Sometimes, parents whose children have narrowly qualified for the Express stream view this as a mixed blessing, as they may not be happy with the selection of schools open to their children. If you are in this position, please take note, as other parents have made this mistake before: if your child’s Eligibility Letter does NOT state that your child can choose between Express and N(A), you can’t make this decision on your own. Choosing what you think are “better” N(A) schools for your child will only result in all your choices being struck out, and your child will be assigned to the nearest Express school with a vacancy.

Also, do consider your child’s feelings — qualifying for the Express stream is something worth celebrating, so please don’t make it seem that your child is lowest in the pecking order. Even if the selection of schools is small, there is still a choice. Visit the school websites (or e-open houses) with your child, talk to staff if you can, and see if you can link up with current students and their parents. Turn the search into a positive adventure for you and your child, so that he or she can look forward to a fresh start next year.

My Child Is 1 Or 2 Points Shy Of Qualifying For His/Her Dream School

A near miss can be quite painful, and the sad fact is that some children have done extremely well for the PSLE (e.g. over 250 points), but yet still feel as if they have failed to measure up in some way. If this is your child’s situation, please help your child to maintain a healthy perspective, and celebrate a job well done! Bear in mind that how you react will also shape how your child deals with setbacks in the future — if you focus on what could’ve been, it’s not helpful for your child, and diminishes what he or she has achieved. Be honest with yourself: is it your child that is disappointed, or is the disappointment originating from you?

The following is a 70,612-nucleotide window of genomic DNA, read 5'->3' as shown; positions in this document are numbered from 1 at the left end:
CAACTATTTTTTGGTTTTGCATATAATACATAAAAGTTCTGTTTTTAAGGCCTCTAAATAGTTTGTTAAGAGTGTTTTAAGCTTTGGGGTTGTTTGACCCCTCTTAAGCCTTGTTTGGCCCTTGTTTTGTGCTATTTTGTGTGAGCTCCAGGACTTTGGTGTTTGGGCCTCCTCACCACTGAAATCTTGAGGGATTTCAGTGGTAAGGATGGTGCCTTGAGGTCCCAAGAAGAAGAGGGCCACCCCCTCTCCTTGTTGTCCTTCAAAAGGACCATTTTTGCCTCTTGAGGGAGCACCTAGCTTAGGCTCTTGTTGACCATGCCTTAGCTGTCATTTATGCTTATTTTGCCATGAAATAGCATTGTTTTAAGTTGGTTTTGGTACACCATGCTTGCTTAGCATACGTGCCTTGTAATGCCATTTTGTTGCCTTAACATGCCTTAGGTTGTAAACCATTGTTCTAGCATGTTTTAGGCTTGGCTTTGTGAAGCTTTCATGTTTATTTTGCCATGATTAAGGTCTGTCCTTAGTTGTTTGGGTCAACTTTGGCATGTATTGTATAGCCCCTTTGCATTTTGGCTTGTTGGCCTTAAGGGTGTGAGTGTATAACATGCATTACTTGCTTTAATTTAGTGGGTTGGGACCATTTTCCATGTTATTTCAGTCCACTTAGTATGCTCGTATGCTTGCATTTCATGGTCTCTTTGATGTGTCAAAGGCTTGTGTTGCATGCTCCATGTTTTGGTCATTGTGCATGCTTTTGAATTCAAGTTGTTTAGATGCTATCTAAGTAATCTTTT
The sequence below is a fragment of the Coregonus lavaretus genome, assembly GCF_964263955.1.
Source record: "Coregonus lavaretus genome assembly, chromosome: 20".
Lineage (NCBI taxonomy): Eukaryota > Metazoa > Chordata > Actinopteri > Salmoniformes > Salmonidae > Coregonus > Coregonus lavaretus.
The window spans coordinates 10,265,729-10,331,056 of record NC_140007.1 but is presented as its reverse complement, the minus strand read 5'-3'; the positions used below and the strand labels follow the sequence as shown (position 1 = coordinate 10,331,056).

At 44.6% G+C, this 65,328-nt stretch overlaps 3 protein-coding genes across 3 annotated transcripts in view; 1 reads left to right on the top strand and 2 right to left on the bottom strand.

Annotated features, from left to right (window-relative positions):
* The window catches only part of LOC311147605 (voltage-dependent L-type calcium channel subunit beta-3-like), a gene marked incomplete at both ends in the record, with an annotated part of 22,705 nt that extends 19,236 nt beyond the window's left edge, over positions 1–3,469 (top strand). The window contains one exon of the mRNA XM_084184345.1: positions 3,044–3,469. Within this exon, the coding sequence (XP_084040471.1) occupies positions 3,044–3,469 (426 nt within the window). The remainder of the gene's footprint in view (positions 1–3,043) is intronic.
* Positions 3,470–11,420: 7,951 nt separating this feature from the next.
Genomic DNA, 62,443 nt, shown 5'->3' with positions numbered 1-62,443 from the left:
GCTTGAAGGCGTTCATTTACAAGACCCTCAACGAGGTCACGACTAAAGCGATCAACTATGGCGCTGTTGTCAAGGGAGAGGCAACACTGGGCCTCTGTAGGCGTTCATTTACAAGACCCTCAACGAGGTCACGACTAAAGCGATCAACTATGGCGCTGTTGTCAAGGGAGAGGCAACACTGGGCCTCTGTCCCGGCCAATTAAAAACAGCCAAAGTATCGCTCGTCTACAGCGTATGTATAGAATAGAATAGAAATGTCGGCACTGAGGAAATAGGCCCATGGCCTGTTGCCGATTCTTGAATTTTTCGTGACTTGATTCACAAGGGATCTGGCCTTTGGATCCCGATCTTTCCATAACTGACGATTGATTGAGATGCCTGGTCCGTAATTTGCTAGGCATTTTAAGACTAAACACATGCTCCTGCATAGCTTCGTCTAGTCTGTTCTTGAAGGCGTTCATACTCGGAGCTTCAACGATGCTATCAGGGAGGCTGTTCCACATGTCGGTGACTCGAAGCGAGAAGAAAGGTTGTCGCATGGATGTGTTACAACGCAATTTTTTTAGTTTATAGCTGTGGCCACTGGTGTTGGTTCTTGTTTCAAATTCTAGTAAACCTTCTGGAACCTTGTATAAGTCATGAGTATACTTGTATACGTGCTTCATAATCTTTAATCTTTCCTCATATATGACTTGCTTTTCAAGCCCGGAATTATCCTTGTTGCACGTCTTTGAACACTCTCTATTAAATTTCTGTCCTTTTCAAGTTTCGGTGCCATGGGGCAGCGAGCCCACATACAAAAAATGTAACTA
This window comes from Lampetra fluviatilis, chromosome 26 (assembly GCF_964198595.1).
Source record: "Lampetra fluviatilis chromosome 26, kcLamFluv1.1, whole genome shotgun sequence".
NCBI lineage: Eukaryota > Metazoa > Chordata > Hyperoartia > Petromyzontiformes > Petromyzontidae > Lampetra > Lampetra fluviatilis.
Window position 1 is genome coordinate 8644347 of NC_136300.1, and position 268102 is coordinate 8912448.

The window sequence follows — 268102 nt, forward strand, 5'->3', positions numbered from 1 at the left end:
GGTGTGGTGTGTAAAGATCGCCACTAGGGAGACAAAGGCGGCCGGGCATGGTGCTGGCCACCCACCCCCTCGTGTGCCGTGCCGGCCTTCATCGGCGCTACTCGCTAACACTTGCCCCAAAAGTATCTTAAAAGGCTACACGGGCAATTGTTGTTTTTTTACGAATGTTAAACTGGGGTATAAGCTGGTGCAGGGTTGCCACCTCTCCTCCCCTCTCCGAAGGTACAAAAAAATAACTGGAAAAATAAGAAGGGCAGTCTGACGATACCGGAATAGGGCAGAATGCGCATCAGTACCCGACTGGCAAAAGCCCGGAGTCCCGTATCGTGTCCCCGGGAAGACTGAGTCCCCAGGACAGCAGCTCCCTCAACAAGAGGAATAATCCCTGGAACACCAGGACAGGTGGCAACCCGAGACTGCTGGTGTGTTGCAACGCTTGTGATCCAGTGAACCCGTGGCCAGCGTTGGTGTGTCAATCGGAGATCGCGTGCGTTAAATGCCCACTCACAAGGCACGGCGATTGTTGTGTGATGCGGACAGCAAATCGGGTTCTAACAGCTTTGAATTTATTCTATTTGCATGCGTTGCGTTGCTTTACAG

Another potentially stressful scenario is if your child fails to make the cut for his or her affiliated school. Affiliated schools often have close-knit communities, and it is hard to leave that protective bubble. In some schools, the principal will hold a meeting for affiliates who have not met the cut-off, so that students and parents can form a support group, and perhaps even agree on an alternative school to apply for. As parents, your job here is to help your children adapt to change — find ways to get them excited about a new environment, and share your own stories of change and having to make new friends from scratch. Some kids will want to work towards returning to their affiliated school eventually, but for others, they may thrive and shine in their new school, so it’s really about giving it a chance.